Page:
In a follow-up article in the Free Press, the LaTarte Family thanked all involved with saving Kurt’s life.
DiCristofaro had officiated the game.
Regrettably, this was far from the first time a hockey player had suffered such an injury. While certainly not common, and not always fatal, cuts like these are extremely serious. And for all involved – from spectator to player – impossible to forget.
Simply put, carotid arteries carry oxygenated blood to the head, face, and brain through the neck, while the jugular veins passing through the neck handle deoxygenated blood. Disruption to these vessels can quickly create major precarious problems instantly.
Few hockey fans can forget the horrific story of Clint Malarchuk, goalie for the Buffalo Sabres of the National Hockey League, nearly “bleeding to death on the ice when a skate severed his jugular vein,” in 1989. Many had forgotten that a similar injury to carotid arteries occurred to NHL player Jackie Leclair of the Montreal Canadians in 1954. (It would happen again in 2008, this time to Richard Zednick of the Florida Panthers). There have been various near misses and close calls in the NHL and professional hockey’s minor leagues.
Reports of cuts to the neck in Canada appeared in both U.S. and Canadian newspapers, including one causing the death of a 29-year-old father of two, Maurice Ayotte, who was playing amateur hockey in December 1973.
In another instance, a team trainer and a teammate were credited with saving the life of Kim Crouch of the Markham, Ontario Waxers in January 1975. An 18-year-old junior league goalie, he had been cut while making a save. The near tragedy inspired Kim’s father, Edward M. Crouch, to design a neck protector.
“Maybe this neck guard will prevent other boys from going through what he did,” Edward told The Canadian Press. “It’s a combination of a baby’s bib and a turtleneck sweater.”
By the fall of 1976, the initial “Kim Crouch Safety Collar” – weighing 3½ ounces and made of Nylon Ballistic Material and closed-cell foam – was available in stores. Two years later, it was being worn by several NHL and minor league goalies, and within five years, other manufacturers had throat protectors on the market.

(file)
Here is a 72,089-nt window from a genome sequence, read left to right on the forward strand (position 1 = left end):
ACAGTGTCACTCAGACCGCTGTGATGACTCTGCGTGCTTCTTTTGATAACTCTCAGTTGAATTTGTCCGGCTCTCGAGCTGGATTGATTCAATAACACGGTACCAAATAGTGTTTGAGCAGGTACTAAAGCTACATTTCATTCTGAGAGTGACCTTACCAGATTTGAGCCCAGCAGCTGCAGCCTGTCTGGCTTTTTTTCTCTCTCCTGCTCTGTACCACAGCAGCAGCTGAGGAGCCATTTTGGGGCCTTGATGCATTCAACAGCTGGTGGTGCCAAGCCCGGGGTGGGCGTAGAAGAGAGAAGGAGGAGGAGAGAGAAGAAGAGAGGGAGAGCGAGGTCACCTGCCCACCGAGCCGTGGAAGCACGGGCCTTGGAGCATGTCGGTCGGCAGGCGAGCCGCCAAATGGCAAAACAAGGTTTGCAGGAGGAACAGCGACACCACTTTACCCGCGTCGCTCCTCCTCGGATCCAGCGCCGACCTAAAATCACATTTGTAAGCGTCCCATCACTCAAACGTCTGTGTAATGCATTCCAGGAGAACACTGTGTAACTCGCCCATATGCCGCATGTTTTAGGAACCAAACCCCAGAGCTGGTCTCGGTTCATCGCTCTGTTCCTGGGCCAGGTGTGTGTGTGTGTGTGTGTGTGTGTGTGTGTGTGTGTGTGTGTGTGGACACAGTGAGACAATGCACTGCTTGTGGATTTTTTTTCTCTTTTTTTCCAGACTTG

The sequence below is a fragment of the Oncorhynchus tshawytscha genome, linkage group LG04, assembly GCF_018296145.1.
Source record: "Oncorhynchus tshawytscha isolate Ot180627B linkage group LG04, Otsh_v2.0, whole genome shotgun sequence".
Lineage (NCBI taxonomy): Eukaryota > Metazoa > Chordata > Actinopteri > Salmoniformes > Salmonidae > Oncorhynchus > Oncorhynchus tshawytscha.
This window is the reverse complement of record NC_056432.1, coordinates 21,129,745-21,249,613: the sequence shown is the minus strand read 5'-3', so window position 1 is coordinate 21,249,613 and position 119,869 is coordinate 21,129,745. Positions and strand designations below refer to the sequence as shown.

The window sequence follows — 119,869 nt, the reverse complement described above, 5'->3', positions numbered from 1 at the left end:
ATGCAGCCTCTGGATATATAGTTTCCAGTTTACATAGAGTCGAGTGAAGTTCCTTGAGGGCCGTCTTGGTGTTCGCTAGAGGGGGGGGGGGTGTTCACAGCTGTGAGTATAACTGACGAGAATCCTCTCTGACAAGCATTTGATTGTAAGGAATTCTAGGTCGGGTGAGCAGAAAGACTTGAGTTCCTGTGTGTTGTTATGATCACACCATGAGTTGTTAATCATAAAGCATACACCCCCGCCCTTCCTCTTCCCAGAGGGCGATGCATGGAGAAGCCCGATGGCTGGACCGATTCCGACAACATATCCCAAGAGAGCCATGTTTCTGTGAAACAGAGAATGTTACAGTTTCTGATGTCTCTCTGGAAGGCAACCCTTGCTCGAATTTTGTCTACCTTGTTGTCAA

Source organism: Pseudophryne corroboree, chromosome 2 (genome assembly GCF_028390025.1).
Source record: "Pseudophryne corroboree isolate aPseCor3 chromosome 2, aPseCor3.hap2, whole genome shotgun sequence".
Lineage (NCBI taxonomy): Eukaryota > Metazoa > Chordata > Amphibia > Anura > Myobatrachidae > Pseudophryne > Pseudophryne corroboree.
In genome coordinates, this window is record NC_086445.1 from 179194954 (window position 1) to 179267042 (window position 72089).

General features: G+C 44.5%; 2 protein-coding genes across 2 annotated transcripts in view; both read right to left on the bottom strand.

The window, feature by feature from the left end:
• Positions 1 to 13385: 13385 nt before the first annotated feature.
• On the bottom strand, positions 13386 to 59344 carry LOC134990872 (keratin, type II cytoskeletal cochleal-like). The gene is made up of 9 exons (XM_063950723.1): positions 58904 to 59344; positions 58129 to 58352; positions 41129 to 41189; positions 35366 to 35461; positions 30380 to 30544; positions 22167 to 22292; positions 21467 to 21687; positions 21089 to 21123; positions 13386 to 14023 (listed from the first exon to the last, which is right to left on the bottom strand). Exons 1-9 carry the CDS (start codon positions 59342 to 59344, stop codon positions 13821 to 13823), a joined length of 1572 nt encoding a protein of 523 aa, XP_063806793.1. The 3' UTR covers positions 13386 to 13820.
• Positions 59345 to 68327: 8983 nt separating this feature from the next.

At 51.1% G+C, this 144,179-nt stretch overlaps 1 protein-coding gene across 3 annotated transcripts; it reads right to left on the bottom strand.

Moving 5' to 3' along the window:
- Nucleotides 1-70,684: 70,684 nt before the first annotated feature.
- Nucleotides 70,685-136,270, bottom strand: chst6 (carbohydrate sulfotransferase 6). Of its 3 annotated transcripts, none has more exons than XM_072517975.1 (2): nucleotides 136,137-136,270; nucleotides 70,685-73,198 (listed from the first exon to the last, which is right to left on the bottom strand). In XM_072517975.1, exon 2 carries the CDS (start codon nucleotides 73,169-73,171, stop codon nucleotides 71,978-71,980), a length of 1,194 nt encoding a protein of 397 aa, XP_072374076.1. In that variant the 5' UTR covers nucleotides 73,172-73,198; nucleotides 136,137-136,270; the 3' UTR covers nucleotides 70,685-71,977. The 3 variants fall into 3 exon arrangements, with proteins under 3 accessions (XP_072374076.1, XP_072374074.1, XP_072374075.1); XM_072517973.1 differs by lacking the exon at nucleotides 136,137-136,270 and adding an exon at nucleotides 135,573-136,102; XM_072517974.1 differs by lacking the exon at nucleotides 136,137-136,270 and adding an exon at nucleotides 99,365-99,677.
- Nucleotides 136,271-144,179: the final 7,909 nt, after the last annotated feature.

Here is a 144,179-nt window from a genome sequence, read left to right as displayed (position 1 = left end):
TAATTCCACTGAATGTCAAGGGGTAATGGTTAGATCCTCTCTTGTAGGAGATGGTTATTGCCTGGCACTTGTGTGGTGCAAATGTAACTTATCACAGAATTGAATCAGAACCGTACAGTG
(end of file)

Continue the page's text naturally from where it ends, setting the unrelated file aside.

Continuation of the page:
Yet, their existence didn’t ensure broad acceptance or use.
It would take a series of tragic episodes that occurred within a span of two years to alter equipment requirements for youth hockey above the border.
In December 1983, a Montreal, Quebec boy, James Lechman, who played for the Class BB Rosemont team, died. Down on the ice in a scramble in front of his team’s net, the Rosemont goalie’s skate accidentally clipped the 15-year-old’s neck while he tried to block a shot.
In October 1984, Henry Reimer of the Richmond, British Columbia Sockeyes, a 17-year-old “standout centre” in the B.C. Junior Hockey League, survived a throat slit suffered when a teammate fell prior to a game during warmups, and his skate clipped Reimer. Fifty stitches – “30 internal and 20 external” – were required to close the wound. “Only the swift action of trainers and ambulance attendants prevented a tragedy,” stated the Vancouver, B.C. Province.
“If it was millimetres, either way,” Sockeyes’ coach Vic LeMire would later say, “he would be a statistic.”
A month later, Stephane Saint-Aubin, an 18-year-old Repentigny Olympiques player in the Junior AA Quebec league, died due to a similar injury. It was his first game with the team.
CCM and Cooper released new or redesigned versions of protectors that covered the neck and upper chest in 1985. Following his injury, Reimer, who would play college hockey on scholarship for the University of Illinois, worked with a Michigan company to develop another design.
But in September 1985, misfortune struck again within the same B.C. Junior Hockey League. Abbotsford British Columbia Falcons forward Jeff Butler, another 18-year-old, died after being cut on the throat by the “freshly sharpened, razor-sharp” blade of a teammate’s skate, according to another Province report.
The exhibition game, played before a crowd of just 200, was called off after the incident, midway through the second period. Doctors had labored to save Butler’s life but were unsuccessful.
“There are not words to describe what happened,” said coach Larry Romanchych to the Vancouver Sun.
Romanchych, who had previously played with Chicago and Atlanta in the NHL, immediately went to work searching for neck protectors. After examining the various types available, he purchased Crouch Collars.
“After what happened Saturday. I will never let my own (12-year-old) son on the ice without one,” vowed Romanchych. “And I will never let anybody who plays for me go without one. (The players) will get used to them, the same way we got used to playing with helmets. It’s just a shame that something … has to happen before we do anything about it.”
Some leagues in Canada took action and began to require players and goalies to wear neck guards. Players complained, stating the guards were uncomfortable and/or too hot to wear, and the rules were not always enforced. Heartbreaking accidents continued to occur.